Innospec Inc. remains committed to making a bid for TPC Group Inc. On its earnings call Thursday, Innospec said its due diligence to date on TPC reinforces its interest and views on value and the suitor continues to devote time and effort to the bidding process. TPC manufactures chemical products, such as butadiene, that have applications in synthetic rubber, fuels, lubricant additives and plastics. The company has agreed to a $630 million merger with First Reserve Corp. and SK Capital Partners priced at $40 per share. That deal has been criticized on value by 7% TPC shareholder Sandell Asset Management Corp. Innospec, a chemicals enterprise based in Littleton, Colo., has a spoiler bid offering a range of $44 to $46 per share. Blackstone Group LP is an equity partner in that offer. TPC shares traded Friday for $45.44 roughly 55 cents beneath the top end of Innospec's stated interest. Butadiene pricing is typically volatile and TPC said that backing out the effects of that pricing puts its adjusted Ebitda for the quarter at $39 million compared to $28 million for the same period last year. TPC declined to comment on its sale process during its earnings call. The TPC board determined in early October that the Innospec-Blackstone bid could lead to a superior proposal and authorized negotiations. If TPC changes its recommendation of the First Reserve deal, First Reserve and SK Capital would have a three-day period to alter their offer.
Potash Corp. makes poorly timed approach to ICL Israel Chemicals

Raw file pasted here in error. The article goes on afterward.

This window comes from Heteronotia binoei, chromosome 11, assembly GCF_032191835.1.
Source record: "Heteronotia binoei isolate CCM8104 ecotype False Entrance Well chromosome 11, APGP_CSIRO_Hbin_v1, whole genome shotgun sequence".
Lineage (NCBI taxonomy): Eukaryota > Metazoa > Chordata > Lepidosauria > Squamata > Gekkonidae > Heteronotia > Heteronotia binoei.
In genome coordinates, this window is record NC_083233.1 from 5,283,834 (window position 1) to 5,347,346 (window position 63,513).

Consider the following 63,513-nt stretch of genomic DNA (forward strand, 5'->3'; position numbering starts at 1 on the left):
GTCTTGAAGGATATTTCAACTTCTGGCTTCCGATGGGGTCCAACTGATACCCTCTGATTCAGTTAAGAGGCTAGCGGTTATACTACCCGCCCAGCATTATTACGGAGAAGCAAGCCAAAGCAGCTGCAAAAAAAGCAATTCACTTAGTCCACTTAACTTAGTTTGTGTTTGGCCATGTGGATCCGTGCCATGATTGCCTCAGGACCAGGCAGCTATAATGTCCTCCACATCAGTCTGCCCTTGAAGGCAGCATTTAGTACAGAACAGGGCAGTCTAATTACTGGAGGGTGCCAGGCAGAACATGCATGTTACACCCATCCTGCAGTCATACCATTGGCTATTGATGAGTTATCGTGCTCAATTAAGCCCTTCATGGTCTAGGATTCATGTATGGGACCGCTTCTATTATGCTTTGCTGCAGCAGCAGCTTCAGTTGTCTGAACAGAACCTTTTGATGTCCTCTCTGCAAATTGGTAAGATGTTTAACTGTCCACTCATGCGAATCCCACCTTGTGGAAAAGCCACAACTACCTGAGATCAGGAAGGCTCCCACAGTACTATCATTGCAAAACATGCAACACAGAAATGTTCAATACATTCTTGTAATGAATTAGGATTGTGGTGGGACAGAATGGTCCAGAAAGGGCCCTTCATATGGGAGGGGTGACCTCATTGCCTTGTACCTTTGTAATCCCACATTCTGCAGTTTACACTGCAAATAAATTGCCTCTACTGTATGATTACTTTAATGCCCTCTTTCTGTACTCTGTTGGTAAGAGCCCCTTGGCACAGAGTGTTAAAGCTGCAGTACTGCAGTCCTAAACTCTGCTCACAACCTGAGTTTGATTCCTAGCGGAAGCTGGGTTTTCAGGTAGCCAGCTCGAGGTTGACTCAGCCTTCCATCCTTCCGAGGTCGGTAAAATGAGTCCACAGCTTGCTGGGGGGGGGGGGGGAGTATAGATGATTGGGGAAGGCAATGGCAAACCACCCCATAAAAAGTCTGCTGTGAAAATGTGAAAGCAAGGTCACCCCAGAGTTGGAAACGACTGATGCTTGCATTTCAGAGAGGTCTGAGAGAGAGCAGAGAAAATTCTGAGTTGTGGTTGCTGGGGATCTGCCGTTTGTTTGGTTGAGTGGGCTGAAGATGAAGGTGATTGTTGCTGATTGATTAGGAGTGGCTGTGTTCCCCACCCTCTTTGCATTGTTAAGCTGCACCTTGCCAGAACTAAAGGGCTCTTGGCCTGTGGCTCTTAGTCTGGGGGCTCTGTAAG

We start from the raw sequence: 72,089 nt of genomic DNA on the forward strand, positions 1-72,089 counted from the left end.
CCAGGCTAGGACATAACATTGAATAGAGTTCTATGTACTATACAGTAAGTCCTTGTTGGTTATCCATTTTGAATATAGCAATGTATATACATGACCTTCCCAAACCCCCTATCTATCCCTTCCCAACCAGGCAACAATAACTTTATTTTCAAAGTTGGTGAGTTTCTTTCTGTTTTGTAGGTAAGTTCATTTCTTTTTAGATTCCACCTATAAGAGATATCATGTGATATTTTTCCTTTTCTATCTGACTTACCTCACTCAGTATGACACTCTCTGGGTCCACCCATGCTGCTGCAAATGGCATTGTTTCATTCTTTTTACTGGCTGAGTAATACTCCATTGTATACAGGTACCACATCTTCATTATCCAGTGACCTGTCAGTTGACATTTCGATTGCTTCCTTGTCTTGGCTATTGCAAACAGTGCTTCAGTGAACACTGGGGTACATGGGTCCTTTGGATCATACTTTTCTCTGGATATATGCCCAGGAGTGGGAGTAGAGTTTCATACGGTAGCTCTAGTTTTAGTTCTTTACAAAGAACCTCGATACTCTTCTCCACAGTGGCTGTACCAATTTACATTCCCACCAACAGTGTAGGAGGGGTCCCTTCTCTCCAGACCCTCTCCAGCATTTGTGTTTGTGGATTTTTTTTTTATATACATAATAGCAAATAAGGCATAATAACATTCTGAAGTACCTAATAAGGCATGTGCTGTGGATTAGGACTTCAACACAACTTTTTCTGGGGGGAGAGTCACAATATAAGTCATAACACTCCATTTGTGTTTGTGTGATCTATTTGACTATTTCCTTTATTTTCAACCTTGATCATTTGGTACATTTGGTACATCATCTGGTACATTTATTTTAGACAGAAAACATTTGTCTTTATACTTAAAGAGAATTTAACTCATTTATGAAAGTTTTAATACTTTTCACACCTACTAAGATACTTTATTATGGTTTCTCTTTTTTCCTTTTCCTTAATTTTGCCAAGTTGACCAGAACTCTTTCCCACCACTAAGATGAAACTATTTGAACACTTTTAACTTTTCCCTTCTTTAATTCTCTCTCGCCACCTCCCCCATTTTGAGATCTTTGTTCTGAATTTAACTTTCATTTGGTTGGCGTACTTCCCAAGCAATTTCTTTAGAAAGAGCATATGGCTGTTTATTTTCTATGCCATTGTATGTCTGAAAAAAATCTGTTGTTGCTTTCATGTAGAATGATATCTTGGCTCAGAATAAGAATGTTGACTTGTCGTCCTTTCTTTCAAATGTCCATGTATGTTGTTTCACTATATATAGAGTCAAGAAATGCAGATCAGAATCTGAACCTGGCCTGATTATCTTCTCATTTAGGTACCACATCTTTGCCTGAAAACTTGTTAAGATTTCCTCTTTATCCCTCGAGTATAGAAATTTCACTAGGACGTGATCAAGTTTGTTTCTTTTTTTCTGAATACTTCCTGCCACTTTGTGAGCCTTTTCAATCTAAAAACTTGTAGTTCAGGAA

The Israeli government has blocked a $16 billion bid by Canadian fertilizer giant Potash Corp. of Saskatchewan Inc. to acquire rival ICL Israel Chemicals Ltd., hinting a takeover would not be in the national interest. "The Israeli government, which holds a golden share in Israel Chemicals, will not allow any deal that endangers or hurts the economic and environmental interests of the state of Israel and its citizens," the Ministry of Finance said in a statement. The announcement came just one day after Israel Chemicals parent, Israel Corp. conceded that Potash Corp. had been in touch with Israeli premier Benyamin Netanyahu about a possible acquisition of its separately listed subsidiary. Israel Corp. owns 52.3% of ICL and Potash holds 13.84%, according to the ICL website, while the remainder is held by institutions and the general public and freely traded on the Tel Aviv Stock Exchange. Control of the Israeli company would give Potash about 25 per cent of global potash production capacity, making it the biggest producer and boosting sales to China and India. But Potash Corp., itself the target of a controversial and ultimately failed takeover bid by BHP Billiton plc two years ago, may have chosen a politically inopportune moment to make a pitch for Israel Chemicals. Israel faces general elections in January, and reports said a foreign takeover of one of the country's best known resources companies would be a difficult sell for any government.